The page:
skip to Main Content

The Gnaraloo Wilderness Foundation transitioned to a self-funding model on 1 July 2018. As we currently do not have sufficient funds to do so, in the absence of grant support, we unfortunately cannot provide the onsite sea turtle field presentations and survey excursions at Gnaraloo anymore as was given during 2008-2018.

We used to offer the opportunity to share in the research work of the Gnaraloo Turtle Conservation Program (GTCP) through field excursions at Gnaraloo during the turtle nesting season. This opportunity was available to any groups, whether adult or children, including primary and high schools and universities. People would accompany our turtle field research team during their scientific research surveys and learn about turtle and feral animal track monitoring, turtle species and nest identification, data collection of nest disturbance, sea turtle ecology and behaviour, turtle watching codes and threats to turtles.

We are currently seeking financial support to continue with our offsite presentations. Please contact us if you are able to help with this or are interested in such a presentation.

Learn about sea turtles at Gnaraloo in Western Australia
Sea turtle field excursion at Gnaraloo, Ningaloo Reef, Western Australia

Turtle watchers Code of Conduct

To behave responsibly near sea turtles and avoid causing unintended problems, please adhere to the following key guidelines:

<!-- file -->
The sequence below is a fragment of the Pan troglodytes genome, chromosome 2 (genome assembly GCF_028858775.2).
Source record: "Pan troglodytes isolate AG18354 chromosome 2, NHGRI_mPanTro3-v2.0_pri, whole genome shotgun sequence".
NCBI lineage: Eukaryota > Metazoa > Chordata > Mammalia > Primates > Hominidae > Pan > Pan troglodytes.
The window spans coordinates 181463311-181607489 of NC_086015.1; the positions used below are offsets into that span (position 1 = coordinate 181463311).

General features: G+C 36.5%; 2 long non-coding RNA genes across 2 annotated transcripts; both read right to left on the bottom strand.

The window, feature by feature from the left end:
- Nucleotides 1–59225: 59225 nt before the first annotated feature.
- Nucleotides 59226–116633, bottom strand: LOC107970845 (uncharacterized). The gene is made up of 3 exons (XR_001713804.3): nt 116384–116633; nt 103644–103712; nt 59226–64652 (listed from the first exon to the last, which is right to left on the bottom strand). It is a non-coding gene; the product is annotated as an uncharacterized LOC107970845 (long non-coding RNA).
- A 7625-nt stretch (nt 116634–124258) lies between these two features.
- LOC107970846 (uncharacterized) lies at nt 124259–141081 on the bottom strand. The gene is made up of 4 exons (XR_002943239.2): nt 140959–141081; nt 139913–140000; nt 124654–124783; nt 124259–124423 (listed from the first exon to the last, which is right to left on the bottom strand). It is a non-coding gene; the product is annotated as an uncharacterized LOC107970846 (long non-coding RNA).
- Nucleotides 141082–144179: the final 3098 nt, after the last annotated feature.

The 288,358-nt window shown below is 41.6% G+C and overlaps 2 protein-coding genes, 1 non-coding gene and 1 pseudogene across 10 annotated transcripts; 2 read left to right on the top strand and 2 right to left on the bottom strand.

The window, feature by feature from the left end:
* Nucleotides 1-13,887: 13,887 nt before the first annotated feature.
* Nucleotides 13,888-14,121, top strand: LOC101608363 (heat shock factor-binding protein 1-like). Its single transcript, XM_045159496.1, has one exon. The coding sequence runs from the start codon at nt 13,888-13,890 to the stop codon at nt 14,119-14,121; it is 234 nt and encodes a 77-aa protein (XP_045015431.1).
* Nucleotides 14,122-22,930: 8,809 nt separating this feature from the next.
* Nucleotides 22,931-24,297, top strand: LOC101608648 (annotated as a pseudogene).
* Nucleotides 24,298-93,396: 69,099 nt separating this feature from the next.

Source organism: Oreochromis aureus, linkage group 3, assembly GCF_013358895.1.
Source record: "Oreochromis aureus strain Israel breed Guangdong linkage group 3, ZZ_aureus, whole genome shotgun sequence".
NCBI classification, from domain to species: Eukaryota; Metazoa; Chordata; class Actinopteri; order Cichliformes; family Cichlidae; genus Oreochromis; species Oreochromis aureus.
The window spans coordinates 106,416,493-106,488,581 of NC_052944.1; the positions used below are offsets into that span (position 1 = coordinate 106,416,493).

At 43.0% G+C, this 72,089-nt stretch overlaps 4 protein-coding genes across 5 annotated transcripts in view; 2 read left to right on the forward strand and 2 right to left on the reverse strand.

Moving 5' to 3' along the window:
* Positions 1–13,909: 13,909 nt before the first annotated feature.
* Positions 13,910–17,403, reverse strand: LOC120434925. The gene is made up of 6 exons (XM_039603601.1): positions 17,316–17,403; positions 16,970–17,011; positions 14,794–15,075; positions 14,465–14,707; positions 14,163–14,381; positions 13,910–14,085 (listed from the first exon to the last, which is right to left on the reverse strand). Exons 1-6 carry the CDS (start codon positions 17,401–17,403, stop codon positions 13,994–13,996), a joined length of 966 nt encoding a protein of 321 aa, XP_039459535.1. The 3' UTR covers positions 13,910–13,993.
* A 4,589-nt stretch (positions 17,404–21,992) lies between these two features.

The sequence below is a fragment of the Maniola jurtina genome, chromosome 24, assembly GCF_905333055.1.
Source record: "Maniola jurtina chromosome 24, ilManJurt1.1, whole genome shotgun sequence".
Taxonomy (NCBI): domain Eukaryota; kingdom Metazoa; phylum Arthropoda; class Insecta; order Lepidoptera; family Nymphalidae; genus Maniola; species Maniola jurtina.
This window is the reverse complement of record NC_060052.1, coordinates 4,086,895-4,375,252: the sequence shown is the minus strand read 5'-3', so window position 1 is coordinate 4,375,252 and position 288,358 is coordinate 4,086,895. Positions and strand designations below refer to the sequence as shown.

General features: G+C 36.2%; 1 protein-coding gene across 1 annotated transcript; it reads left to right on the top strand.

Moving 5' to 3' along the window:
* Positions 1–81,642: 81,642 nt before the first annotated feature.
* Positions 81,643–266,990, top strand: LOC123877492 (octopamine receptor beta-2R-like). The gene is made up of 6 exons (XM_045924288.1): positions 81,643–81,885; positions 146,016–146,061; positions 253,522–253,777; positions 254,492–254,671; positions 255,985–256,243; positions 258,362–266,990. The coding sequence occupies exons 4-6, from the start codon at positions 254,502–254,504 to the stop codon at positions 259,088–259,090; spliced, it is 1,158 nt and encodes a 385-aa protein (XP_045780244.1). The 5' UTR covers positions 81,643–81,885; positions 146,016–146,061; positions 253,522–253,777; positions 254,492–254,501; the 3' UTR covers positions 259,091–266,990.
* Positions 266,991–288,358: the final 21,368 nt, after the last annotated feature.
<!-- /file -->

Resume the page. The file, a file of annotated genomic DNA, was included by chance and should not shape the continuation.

• No Glow, Move Slow and Stay Low
Flash photography and torches must not be used as these discourage turtles from emerging on the beach, make nesting turtles return to the water and disorientate hatchlings. Sea turtles have a strong sense of smell, perfumes must not be worn. Turtle watchers should move slowly and crouch low to the ground when near turtles to avoid disturbing the nesting.

• Stop, Drop and Act as a Rock
When near a turtle, stop (where you are), drop (slowly to the ground) and act as a rock (stay still like a rock). If you follow these guidelines, you will not jeopardize the egg laying and hatching processes.

Download the Code of Conduct
Watch sea turtles nesting in the Ningaloo Marine Park

Continue reading

Educational presentations

Community and schools may also share in the research work of the Gnaraloo Wilderness Foundation through school presentations from March to May.


Find valuable information and resources for teachers, parents and anyone interested in sea turtles and environmental conservation.

Back To Top